Lojban etymology

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This directory contains various Lojban etymology files, some of which are in a format suitable for analysis by the GLOTTO software written by Jacques Guy. Includes:

  • http://www.lojban.org/publications/etymology/lojban.voc A list of Lojban gismu in no particular order; the other *.voc files contain the same words in each of the six Lojban source languages. Note that the source-language words are in Lojbanized spelling rather than conventional spelling, which makes them hard to recognize. Furthermore, conventional endings have been chopped off, and affricates ("tc", "dj", "ts", "dz") have generally been reduced to simple spirants ("c", "j", "s", "z" respectively), to prevent bogus mismatches. Thus, for example, the Spanish word "hijo" appears as "ix".
  • http://www.lojban.org/publications/etymology/lojban.icg The same data, but merged into a single file. The order of words in this file is the same as that in the *.voc files, but the words have been brought together. For each word, the languages are listed in the order Lojban-Chinese-English-Hindi-Spanish-Russian-Arabic. Each word is preceded by the letter "L" if it is Lojban or contributed (score > 0) to the Lojban gismu, or else by the first letter of its language name ("C", "E", "H", "S", "R", or "A") if it made no contribution (score = 0).
  • http://www.lojban.org/publications/etymology/etysample.txt Contains sample etymologies for a few gismu, and may be used to get the flavor of Lojban etymologizing.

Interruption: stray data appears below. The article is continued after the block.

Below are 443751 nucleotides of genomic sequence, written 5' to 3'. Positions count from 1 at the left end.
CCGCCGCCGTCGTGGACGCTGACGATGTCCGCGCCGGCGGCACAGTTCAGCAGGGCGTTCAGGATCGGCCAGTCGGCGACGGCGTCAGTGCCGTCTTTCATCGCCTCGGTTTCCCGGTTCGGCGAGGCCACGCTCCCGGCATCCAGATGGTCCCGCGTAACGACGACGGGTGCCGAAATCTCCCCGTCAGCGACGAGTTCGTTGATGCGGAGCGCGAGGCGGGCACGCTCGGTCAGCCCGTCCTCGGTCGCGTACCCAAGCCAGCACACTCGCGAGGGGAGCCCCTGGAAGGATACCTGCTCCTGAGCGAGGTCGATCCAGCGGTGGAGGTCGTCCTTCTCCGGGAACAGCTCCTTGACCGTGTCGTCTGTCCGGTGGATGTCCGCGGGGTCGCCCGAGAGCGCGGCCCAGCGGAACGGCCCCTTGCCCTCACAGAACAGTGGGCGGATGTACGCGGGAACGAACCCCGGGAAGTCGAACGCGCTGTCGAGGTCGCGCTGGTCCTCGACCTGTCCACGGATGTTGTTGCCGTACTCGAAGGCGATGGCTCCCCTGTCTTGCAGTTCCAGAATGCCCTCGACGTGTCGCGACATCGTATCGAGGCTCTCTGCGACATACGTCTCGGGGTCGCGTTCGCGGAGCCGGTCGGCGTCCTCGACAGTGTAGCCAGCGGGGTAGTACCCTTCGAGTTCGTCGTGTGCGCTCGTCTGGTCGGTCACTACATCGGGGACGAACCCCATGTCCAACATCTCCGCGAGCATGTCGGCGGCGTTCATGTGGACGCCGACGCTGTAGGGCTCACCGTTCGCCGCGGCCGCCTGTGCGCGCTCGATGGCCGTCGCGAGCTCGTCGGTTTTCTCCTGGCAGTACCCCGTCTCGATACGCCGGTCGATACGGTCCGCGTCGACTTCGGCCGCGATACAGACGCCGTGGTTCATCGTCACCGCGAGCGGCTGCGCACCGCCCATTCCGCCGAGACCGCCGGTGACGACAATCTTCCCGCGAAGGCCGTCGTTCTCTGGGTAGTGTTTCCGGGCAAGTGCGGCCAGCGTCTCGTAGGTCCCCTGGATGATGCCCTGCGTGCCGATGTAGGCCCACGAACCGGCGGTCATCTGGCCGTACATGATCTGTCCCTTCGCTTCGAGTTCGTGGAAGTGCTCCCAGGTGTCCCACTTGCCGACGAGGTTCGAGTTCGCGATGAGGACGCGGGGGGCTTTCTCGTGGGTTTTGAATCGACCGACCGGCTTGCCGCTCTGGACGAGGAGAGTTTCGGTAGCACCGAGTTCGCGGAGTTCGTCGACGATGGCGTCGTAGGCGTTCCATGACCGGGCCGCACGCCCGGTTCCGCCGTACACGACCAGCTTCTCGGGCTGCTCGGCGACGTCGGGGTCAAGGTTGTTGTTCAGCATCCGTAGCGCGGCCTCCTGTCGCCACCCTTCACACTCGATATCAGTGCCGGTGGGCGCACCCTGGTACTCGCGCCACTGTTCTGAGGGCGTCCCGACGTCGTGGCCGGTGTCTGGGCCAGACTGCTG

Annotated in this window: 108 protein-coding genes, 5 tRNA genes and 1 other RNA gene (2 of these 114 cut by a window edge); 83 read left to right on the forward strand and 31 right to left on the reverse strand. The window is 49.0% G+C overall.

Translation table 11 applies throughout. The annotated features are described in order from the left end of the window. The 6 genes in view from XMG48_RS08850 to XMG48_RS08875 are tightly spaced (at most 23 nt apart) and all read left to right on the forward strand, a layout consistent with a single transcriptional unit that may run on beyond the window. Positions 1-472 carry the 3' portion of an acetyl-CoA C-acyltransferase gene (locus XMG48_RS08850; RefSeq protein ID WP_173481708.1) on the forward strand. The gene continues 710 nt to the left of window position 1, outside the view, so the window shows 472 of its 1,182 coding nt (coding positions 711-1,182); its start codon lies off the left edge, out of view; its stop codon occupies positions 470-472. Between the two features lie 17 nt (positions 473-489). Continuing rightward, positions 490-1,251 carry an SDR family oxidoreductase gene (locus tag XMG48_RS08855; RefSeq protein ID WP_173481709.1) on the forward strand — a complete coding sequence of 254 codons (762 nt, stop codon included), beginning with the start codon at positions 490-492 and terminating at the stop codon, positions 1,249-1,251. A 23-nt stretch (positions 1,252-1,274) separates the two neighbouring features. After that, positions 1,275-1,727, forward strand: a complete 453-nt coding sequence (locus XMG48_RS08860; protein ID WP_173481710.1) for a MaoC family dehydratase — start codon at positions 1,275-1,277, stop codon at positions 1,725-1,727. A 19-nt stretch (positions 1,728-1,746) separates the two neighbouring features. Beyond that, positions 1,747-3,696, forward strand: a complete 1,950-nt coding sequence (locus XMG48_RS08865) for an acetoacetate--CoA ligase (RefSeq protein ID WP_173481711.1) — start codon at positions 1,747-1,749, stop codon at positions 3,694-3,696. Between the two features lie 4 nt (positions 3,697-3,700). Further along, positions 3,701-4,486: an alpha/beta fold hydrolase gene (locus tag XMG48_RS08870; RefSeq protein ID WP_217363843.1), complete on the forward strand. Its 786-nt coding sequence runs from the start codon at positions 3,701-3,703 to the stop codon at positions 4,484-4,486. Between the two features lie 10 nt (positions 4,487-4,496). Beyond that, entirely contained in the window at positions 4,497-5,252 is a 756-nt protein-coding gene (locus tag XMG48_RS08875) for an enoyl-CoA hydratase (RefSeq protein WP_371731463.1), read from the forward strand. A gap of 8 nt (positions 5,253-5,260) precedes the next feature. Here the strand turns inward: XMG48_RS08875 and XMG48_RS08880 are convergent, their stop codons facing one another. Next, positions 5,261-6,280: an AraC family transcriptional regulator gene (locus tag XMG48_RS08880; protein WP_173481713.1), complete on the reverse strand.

• http://www.lojban.org/publications/etymology/langstat.94 and http://www.lojban.org/publications/etymology/langstat.95 Reports on the numbers of speakers of various world languages, as of 1994 and 1995. Earlier versions of this data were used to make weighting decisions in gismu construction.
  • http://www.lojban.org/publications/etymology/eaton.zip Old Eaton data from an earlier stage of the Loglan Project. Primarily of historical interest, it was an attempt at covering all of the words in Helen Eaton's 1930's list of the most frequently used concepts in 4 European languages. A low priority project is to replace this work with updated Lojban words for each concept.

All of this data was drawn from the file finprims, which contains complete information (with transliterated/transcribed original-language forms) on the Lojban gismu (primitive roots).

The original-language representations exist only in hardcopy form, but Mublin has been able to reconstruct most of them, with only a few uncertain or missing etymologies. See Mublin's site (the site is offline, backup can be found here: [1]).

Contact [email protected] for further information.